[42]. Let  S = { s i | i = 0 ,   1 ,   ,   2 t }  be a linguistic term set,  L ˙ 1 ( p ) = { L 1 ( μ ) ( p ˙ 1 ( μ ) ) | μ = 1 , 2 , , # L 1 ( p ) }  and  L ˙ 2 ( p ) = { L 2 ( μ ) ( p ˙ 2 ( μ ) ) | μ = 1 , 2 , , # L 2 ( p ) }  be two normalized PLTSs, then the relative repetition degree δ and the diversity degree μ between  L ˙ 1 ( p )  and  L ˙ 2 ( p )  are computed by
δ = ( 2 t + 1 ) α 1 T α 2 max { # L 1 ( p ) , # L 2 ( p ) }
υ = β 1 β 2 2 = ( β 1 β 2 ) T ( β 1 β 2 ) 2
Definition 10 
[42]. Let  L ˙ 1 ( p )  and  L ˙ 2 ( p )  be two normalized PLTSs, then the distance measure between them is defined as:
d ( L ˙ 1 ( p ) , L ˙ 2 ( p ) ) = { υ   δ ,   α 1 T α 2 0 , 1 ,   α 1 T α 2 = 0 .
Definition 11 
[43]. Let  S = { s i | i = 0 ,   1 ,   ,   2 t }  be a linguistic term set, then the entropy of si is computed by
E ( s i ) = sin π 2 ( i + t 2 t ) + sin π 2 ( i + t 2 t ) 1
Definition 12 
[44]. Let  L ( p ) = { L ( μ ) ( p ( μ ) ) | μ = 1 , 2 , , # L ( p ) }  be a PLTS, then the entropy of  L ( p )  can be calculated by
E ( L ( p ) ) = i = 1 # L ( p ) p i [ E ( s i ) ] .

4. The Proposed CREAM

This section proposes a new CREAM by combining the PLTSs and the MCCM to calculate the HEPs of different human tasks. The proposed CREAM involves four stages: (1) aggregating the individual state assessments of experts; (2) achieving expert consensus via the MCCM; (3) calculating the weights of CPCs with the entropy weighting method; (4) identifying the HEPs of tasks according to the CPC effect indexes.
For an HRA problem, l experts E k ( k = 1 , 2 , , l ) are engaged to assess the states of m tasks T i ( i = 1 , 2 , , m ) regarding n CPCs C j ( j = 1 , 2 , , n ) . Let L k = [ L i j k ( p ) ] m × n be the probabilistic linguistic state assessment matrix of the kth expert, where L i j k ( p ) = { L i j k ( μ ) ( p i j k ( μ ) ) | μ = 1 , 2 , , # L i j k ( p ) } is the PLTS denotes the state assessment of expert Ek. Next, a step-by-step procedure of the proposed CREAM is explained.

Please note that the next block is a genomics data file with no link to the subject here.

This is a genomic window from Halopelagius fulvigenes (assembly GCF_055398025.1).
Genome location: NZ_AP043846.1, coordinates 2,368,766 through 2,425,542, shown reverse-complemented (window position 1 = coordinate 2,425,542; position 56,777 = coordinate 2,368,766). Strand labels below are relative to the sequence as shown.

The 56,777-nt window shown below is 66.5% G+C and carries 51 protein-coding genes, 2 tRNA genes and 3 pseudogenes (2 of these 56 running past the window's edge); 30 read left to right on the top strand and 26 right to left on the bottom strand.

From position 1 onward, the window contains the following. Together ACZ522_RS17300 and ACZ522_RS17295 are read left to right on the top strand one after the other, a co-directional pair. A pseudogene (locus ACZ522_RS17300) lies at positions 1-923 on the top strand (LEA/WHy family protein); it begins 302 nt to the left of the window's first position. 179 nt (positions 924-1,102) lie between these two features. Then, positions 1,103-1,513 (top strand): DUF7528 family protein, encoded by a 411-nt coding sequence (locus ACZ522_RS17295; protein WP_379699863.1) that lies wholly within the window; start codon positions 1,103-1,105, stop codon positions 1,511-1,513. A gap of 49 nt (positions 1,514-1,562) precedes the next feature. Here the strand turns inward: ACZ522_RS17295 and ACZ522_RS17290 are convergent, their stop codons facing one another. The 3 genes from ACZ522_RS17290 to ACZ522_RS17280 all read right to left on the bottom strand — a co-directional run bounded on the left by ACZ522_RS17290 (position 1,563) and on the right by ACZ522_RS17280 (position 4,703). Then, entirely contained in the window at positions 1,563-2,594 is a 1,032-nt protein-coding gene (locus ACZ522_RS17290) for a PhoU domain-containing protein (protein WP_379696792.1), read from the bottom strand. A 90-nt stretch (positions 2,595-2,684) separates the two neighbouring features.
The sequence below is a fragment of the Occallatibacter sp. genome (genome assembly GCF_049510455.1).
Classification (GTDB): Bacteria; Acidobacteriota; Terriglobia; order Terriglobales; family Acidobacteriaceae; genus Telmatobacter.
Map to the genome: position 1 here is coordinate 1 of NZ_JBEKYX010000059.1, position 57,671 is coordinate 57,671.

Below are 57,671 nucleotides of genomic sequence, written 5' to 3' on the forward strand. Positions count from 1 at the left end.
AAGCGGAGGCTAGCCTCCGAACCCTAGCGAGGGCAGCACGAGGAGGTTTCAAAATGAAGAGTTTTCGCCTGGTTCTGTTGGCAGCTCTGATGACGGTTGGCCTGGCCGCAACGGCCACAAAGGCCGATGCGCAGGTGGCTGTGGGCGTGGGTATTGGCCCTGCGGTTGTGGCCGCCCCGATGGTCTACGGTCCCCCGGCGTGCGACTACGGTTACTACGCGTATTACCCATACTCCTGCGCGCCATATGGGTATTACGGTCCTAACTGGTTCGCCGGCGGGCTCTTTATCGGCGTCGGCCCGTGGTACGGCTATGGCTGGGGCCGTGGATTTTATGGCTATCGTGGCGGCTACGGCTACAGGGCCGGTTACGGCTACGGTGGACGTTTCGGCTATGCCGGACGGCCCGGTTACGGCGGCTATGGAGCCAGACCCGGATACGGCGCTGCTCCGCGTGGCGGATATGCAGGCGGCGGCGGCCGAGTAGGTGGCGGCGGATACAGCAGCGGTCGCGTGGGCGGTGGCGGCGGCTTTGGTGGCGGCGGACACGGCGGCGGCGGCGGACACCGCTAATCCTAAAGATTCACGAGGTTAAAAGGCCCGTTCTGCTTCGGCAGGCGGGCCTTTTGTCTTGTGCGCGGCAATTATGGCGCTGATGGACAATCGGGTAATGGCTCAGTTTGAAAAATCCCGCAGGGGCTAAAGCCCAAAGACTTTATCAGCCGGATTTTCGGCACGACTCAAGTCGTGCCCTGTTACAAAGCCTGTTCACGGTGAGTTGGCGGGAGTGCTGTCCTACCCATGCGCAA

Stage 1: Aggregate the individual state assessments of experts.
In this stage, the individual state assessments of experts are aggregated to derive the collective probabilistic linguistic state assessments of tasks.
Step 1: Calculate the conflict degrees among experts.
The conflict measurement method is proposed by Yuan et al. [29] based on task conflict and relationship conflict. The conflict degree γkh between expert Ek and expert Eh is calculated by
γ k h = d ( L k , L h ) × | t k h t h k | ,
where tkh is the trust degree of expert Ek on expert Eh obtained by the expert Ek. Note that tkh satisfies 0 t k h 1 ; t k h = 1 indicates that expert Ek completely trusts expert Eh, t k h = 0 means that expert Ek does not trust expert Eh at all.
Step 2: Compute the individual conflict degree of each expert.
The conflict degree γk of expert Ek is computed by
γ k = h = 1 , h k l γ k h .
Step 3: Obtain the relative weights of experts.
The weight λk of expert Ek can be calculated by
λ k = 1 / γ k k = 1 l 1 / γ k .
Step 4: Determine the collective probabilistic linguistic state assessment matrix.
The collective probabilistic linguistic state assessment matrix L = [ L i j ( p ) ] m × n can be obtained by
L i j ( p ) = k = 1 l λ k L i j k ( p ) .